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Research in Rome

The American Academy in Rome has selected Dorian Borbonus, a University of Dayton professor of history, from among a national field for the prestigious Rome Prize Fellowship.

The prize, which recognizes “emerging artists and scholars who represent the highest standard of excellence,” will allow Borbonus to further his research of ancient tombs with a stipend, workspace and room and board in Rome.

"This represents a high honor in the field of ancient studies,” said Jason Pierce, dean of the University's College of Arts and Sciences. "It's a clear testament to the caliber and importance of Dr. Borbonus' research. I congratulate him on the award and opportunity."

Borbonus, who teaches courses in Greek and Roman history, received the Rome Prize for ancient studies for his project, “The Tombs of Rome: Burial and History in the Center of Power.”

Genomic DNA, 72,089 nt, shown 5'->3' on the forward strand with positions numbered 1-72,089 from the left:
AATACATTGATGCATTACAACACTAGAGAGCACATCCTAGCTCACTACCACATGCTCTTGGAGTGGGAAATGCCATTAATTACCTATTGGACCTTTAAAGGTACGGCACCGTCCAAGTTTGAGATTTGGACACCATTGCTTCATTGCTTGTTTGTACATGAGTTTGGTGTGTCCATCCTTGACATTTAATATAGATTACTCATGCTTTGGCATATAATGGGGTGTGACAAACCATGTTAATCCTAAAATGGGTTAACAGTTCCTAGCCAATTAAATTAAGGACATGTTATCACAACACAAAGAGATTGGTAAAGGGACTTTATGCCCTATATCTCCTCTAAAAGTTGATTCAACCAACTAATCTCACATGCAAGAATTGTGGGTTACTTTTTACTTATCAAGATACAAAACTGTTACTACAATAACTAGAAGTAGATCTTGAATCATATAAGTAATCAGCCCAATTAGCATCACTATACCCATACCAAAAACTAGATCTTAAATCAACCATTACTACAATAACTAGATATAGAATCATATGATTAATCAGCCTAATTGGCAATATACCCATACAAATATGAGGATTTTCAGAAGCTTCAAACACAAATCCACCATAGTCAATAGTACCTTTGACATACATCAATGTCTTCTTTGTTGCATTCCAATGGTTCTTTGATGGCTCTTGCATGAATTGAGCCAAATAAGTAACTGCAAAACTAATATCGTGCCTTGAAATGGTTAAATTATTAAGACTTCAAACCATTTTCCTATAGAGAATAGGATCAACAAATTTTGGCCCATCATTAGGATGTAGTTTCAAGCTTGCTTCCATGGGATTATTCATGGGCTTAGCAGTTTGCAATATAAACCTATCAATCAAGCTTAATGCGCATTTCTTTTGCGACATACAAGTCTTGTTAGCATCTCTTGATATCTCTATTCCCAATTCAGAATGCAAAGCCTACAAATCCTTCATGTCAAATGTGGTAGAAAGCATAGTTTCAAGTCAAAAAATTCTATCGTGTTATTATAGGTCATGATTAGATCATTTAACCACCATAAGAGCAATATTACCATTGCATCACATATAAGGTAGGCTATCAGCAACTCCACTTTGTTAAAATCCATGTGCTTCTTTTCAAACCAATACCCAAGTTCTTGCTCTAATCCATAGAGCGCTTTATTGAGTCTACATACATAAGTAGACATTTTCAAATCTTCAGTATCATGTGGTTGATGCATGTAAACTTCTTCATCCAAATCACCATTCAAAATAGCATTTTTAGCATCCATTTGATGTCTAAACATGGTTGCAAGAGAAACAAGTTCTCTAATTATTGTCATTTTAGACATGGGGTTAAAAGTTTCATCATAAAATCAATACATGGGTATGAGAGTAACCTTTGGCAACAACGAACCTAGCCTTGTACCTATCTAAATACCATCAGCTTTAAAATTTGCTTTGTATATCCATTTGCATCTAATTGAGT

During his fellowship, he will visit monuments dating from 200 BCE to 200 CE, search the photo collection of the American Academy and use the libraries in Rome to investigate how the population developed and changed during the height of the Roman Empire. His work will build on research published in his book on Columbarium tombs in Rome and the slaves and former slaves buried there.

Borbonus is among 31 scholars, artists, writers and composers, “representing some of the most talented minds in the United States and Italy” selected by the American Academy in Rome for 2016-17.

The Academy, the oldest American overseas center for independent study and advanced research in arts and humanities, announced the winners at the Arthur and Janet C. Ross Rome Prize Ceremony at the academy’s headquarters in New York City.


News and Communications Staff